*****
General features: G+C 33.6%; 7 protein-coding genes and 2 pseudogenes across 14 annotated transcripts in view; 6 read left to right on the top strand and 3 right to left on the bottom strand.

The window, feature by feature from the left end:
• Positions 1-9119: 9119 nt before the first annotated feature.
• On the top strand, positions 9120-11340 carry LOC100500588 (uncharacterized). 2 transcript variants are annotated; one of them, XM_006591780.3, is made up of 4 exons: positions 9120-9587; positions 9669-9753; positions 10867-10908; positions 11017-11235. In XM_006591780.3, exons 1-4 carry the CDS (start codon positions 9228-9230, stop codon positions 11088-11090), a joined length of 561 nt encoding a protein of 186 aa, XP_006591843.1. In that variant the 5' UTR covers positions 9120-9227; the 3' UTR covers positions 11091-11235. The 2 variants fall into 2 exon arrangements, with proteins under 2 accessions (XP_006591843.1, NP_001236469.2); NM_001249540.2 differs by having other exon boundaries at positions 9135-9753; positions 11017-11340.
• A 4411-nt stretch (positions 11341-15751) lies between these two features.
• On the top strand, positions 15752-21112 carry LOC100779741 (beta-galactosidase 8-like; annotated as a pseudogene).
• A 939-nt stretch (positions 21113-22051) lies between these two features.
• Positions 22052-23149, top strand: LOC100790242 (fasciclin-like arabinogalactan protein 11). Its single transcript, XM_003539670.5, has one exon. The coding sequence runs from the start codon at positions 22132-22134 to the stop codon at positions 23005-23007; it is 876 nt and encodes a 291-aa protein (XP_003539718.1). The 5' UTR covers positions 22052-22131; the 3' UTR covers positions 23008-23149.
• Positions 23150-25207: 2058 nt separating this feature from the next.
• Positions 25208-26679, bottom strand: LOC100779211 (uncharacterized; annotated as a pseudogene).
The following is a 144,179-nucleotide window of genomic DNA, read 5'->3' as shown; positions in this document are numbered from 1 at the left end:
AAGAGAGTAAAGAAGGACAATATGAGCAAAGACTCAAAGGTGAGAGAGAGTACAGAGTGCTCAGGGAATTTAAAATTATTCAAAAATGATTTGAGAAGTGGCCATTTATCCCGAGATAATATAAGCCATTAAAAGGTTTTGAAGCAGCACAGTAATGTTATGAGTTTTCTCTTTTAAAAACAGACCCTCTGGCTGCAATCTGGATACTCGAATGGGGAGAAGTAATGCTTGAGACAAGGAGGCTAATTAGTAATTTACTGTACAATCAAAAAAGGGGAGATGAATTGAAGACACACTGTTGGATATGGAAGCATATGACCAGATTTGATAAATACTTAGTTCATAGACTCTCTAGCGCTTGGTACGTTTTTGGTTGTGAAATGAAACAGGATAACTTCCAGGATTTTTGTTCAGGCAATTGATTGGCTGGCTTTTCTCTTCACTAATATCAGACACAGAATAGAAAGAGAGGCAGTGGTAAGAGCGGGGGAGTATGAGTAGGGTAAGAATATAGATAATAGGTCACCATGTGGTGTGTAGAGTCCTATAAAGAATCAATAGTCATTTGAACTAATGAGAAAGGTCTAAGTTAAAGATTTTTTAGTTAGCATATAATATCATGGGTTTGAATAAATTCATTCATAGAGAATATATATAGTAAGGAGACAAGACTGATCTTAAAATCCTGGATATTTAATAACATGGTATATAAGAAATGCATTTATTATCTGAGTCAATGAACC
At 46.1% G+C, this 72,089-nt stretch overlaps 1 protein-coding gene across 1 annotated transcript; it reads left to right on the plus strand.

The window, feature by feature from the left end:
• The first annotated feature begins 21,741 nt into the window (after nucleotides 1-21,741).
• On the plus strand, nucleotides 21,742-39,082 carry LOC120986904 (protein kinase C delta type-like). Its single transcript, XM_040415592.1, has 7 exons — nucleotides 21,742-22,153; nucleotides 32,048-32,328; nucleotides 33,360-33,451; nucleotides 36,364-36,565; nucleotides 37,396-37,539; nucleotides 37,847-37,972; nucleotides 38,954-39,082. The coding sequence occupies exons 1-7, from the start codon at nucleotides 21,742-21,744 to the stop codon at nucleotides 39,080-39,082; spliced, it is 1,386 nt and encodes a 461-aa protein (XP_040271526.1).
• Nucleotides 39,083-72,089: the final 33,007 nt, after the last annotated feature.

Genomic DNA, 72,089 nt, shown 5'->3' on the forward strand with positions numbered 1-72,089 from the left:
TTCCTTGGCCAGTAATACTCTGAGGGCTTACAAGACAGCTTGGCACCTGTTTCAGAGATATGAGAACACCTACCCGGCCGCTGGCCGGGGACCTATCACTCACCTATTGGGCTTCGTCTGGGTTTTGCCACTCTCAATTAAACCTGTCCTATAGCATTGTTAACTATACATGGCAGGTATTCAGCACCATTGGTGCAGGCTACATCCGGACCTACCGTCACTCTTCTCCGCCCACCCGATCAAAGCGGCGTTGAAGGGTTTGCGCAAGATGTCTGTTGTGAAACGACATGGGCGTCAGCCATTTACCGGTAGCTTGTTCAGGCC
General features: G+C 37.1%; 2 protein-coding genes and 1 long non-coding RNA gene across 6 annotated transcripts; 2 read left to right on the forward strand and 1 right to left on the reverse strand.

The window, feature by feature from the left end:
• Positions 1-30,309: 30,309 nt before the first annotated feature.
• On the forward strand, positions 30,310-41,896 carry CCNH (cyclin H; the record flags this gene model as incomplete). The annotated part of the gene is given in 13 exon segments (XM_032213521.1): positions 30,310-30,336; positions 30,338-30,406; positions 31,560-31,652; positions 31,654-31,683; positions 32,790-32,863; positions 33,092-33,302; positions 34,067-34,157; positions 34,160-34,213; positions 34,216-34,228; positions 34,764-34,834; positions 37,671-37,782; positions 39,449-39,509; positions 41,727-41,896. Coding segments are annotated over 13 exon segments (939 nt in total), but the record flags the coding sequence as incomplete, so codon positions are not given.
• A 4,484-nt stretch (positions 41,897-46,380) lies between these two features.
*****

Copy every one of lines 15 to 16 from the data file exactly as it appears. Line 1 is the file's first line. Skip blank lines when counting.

• The first annotated feature begins 21,741 nt into the window (after nucleotides 1-21,741).
• On the plus strand, nucleotides 21,742-39,082 carry LOC120986904 (protein kinase C delta type-like). Its single transcript, XM_040415592.1, has 7 exons — nucleotides 21,742-22,153; nucleotides 32,048-32,328; nucleotides 33,360-33,451; nucleotides 36,364-36,565; nucleotides 37,396-37,539; nucleotides 37,847-37,972; nucleotides 38,954-39,082. The coding sequence occupies exons 1-7, from the start codon at nucleotides 21,742-21,744 to the stop codon at nucleotides 39,080-39,082; spliced, it is 1,386 nt and encodes a 461-aa protein (XP_040271526.1).